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Google’s second disastrous data leak

Google+ users have been alerted that their personal data was exposed for six days recently, writes BRYAN TURNER.

Google is notifying more than 52-million users via email that their non-public data was exposed to developers for six days in November 2018, due to a bug in a Google+ system update.

As a result, the search giant has accelerated closing down the Google+ social network, a move first announced in October 2018. It said the service would be closed in April 2018 due to a combination of it being hard to maintain and the platform’s low consumer usage. However, that announcement came in the wake of news that half-a-million users’ data had been exposed between 2015 and March 2018.

The company’s second data leak in 2018 arose from an update launched by the social network’s developer team, containing a bug which went unnoticed for six days until it was picked up by a standard testing procedure. 

“No third party compromised our systems,” said David Thacker, VP of G Suite, in a blog post, “and we have no evidence that the app developers that inadvertently had this access for six days were aware of it or misused it in any way.”

The company says it may not have evidence of the extent of the exposure, because Google+ servers do not keep software connection logs for more than two weeks. This makes it impossible to analyse evidence of a breach when investigations happened two weeks after the bug was discovered.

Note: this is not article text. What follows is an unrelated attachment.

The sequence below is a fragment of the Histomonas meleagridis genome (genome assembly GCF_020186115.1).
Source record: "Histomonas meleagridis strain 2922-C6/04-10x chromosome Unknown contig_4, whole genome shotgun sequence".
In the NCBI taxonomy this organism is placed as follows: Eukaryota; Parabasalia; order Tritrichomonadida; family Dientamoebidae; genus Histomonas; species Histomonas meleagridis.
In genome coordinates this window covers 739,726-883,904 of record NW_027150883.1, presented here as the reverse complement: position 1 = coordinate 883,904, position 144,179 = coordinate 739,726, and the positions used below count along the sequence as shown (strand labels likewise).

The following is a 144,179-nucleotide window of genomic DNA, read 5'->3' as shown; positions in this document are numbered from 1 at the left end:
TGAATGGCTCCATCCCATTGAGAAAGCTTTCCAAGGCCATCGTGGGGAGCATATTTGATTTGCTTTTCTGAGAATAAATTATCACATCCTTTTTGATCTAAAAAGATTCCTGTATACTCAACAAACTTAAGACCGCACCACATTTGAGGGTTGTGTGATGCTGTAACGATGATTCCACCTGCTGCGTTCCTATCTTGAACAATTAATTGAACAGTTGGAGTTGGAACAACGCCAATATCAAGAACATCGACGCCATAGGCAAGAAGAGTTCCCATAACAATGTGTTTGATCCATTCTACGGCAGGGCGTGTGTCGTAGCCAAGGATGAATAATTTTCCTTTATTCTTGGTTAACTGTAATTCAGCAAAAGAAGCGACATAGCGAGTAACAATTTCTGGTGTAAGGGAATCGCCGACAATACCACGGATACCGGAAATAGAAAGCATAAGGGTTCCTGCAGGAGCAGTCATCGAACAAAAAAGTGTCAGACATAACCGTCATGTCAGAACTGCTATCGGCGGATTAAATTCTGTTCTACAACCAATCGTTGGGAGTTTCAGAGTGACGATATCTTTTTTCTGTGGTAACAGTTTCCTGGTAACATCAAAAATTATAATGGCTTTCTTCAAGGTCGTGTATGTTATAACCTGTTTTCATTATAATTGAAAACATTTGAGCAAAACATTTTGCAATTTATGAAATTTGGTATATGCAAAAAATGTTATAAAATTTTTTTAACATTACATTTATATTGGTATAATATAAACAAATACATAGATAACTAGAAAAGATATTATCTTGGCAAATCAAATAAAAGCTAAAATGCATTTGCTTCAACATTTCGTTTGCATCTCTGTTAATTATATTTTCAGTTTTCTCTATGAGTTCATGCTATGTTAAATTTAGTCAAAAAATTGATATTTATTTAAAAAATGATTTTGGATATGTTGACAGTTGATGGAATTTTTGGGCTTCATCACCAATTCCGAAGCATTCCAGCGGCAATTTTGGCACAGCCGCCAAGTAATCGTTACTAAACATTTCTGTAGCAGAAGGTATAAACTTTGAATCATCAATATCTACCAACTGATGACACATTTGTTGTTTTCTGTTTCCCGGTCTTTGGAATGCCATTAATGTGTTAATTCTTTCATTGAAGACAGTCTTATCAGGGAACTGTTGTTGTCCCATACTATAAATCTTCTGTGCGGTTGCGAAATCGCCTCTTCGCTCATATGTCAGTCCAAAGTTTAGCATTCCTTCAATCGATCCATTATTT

Thacker said that the team had “decided to expedite the shut-down of all Google+ APIs”. Developers who make use of the platform’s APIs will no longer be able to use them after 10 March 2019.

“While we recognise there are implications for developers, we want to ensure the protection of our users,” said Thacker.

Google’s investigation into the impact of the bug has revealed that:

  • Approximately 52.5 million users have been affected by the leak.
  • Apps that requested permission to view profile information from a user’s Google+ profile, like their name, email address, occupation, and age, were granted permission buy the API to view non-public profile information about that user.
  • Developer apps had access to the profile data that had been shared with the consenting user by another Google+ user, but that was not shared publicly.

Google+ users who are affected will be contacted by Google with a list of applications which have had unauthorised access.

Users have until April 2019 to download their data from here before the service is taken down.

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